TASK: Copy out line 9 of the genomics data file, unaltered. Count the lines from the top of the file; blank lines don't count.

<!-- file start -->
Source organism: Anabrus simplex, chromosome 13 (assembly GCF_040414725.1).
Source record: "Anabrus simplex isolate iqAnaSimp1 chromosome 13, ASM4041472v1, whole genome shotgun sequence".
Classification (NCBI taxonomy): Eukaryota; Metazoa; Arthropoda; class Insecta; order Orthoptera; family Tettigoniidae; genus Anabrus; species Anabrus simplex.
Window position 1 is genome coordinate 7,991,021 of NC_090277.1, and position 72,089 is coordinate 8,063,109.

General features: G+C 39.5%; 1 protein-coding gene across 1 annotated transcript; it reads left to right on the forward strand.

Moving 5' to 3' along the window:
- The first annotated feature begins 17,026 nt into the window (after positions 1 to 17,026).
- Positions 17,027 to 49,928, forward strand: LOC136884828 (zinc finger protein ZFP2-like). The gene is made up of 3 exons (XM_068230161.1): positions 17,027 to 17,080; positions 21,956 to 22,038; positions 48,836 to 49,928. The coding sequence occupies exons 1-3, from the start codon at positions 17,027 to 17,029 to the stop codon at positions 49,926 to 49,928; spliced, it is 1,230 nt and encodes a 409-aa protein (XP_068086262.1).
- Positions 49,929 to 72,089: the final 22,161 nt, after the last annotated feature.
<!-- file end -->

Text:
- Positions 49,929 to 72,089: the final 22,161 nt, after the last annotated feature.